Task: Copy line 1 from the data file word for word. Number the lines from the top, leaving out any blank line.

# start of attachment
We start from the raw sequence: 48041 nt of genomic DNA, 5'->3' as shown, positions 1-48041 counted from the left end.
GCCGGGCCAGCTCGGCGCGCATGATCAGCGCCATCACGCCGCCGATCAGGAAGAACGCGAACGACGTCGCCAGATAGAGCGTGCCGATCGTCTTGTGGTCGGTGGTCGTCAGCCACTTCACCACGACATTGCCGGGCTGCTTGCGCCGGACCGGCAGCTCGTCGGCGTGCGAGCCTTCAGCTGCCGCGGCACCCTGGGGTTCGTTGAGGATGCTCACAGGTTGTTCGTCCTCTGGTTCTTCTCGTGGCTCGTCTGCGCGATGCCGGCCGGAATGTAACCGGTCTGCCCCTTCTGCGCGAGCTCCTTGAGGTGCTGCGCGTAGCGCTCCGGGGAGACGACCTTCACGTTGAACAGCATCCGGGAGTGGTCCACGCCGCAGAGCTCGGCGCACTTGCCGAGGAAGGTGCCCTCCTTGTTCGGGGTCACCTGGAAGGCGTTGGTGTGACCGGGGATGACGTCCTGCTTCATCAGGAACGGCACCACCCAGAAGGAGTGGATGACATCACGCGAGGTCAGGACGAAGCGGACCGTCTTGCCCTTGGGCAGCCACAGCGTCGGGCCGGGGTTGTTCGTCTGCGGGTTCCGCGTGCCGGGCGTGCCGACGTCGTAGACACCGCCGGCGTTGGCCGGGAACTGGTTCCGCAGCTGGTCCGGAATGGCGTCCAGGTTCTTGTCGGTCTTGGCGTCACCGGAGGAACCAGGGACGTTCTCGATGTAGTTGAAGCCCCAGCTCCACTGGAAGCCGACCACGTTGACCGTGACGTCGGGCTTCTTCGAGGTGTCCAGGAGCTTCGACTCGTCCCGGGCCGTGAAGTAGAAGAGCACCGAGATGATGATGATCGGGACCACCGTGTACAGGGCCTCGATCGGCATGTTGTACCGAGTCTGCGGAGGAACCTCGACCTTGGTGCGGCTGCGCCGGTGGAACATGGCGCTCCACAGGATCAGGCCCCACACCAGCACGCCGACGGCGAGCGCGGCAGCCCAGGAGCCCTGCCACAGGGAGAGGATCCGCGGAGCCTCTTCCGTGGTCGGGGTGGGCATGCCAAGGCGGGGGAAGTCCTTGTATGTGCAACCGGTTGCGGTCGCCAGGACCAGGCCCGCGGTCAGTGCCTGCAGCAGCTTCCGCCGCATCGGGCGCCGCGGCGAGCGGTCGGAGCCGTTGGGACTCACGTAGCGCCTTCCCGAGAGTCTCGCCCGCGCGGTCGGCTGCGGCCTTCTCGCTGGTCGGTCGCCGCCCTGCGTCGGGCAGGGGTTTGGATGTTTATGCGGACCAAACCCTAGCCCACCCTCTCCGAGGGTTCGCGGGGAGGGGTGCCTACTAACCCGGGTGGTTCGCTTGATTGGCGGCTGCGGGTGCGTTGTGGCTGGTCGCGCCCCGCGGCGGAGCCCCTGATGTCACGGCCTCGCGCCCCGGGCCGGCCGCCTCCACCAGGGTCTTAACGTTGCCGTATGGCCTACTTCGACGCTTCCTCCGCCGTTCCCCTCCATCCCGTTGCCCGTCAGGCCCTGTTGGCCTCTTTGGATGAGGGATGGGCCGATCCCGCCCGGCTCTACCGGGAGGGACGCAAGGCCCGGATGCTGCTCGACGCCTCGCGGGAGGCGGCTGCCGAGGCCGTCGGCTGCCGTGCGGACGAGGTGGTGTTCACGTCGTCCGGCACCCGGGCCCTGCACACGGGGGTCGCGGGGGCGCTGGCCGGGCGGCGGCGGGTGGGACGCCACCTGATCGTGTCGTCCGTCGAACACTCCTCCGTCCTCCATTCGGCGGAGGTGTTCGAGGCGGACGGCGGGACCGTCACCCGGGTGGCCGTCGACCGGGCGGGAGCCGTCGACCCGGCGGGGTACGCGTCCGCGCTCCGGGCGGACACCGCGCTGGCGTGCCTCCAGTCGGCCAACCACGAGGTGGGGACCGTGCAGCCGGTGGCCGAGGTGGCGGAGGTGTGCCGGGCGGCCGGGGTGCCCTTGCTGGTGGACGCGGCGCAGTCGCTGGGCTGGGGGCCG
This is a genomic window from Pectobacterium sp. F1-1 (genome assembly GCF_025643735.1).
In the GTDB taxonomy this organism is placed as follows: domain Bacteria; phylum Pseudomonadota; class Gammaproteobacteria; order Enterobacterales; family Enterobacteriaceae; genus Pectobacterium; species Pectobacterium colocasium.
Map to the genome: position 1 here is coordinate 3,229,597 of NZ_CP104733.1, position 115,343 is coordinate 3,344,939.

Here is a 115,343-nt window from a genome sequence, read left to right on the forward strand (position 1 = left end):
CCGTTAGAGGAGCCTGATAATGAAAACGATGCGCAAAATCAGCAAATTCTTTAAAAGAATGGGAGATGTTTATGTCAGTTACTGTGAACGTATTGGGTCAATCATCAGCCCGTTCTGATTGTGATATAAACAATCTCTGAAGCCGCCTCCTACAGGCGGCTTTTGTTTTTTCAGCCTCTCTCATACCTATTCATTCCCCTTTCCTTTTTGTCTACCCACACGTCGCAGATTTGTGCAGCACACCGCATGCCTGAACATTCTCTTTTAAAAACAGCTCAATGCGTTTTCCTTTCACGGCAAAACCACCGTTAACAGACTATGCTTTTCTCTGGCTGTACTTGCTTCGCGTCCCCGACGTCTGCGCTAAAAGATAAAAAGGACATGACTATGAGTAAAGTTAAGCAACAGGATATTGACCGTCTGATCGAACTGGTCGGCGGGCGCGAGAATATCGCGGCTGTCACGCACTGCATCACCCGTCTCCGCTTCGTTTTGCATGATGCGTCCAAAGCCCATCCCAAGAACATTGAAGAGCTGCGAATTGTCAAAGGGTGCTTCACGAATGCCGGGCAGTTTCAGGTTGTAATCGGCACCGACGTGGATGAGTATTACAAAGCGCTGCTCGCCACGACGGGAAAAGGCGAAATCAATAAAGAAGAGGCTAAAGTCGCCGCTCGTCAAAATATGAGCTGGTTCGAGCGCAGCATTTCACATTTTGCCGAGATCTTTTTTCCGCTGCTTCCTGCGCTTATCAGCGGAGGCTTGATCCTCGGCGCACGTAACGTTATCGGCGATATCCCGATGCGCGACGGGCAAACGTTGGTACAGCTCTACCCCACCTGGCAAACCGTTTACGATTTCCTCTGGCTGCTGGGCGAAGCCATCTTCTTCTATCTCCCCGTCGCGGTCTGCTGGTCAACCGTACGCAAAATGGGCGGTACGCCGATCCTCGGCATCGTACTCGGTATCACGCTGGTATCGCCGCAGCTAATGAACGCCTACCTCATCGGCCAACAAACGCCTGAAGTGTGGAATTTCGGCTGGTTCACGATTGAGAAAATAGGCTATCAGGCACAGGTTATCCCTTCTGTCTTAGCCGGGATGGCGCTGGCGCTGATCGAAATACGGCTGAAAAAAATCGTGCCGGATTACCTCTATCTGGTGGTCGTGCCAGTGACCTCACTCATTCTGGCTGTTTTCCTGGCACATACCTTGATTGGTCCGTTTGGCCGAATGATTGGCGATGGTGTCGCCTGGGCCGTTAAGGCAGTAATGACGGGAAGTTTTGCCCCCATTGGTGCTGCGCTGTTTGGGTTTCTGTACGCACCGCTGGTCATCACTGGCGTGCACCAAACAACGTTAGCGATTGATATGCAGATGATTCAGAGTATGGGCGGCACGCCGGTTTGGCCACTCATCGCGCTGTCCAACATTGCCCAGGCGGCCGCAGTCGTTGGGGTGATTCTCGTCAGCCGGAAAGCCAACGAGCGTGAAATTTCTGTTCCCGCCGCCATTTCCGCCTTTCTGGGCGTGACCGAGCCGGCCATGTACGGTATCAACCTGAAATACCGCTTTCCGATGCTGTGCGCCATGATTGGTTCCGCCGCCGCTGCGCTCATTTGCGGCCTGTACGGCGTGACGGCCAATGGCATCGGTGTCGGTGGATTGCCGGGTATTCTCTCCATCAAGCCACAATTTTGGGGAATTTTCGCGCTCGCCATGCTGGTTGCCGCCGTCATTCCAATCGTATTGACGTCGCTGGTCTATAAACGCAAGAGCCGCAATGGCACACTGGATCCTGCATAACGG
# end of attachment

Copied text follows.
We start from the raw sequence: 48041 nt of genomic DNA, 5'->3' as shown, positions 1-48041 counted from the left end.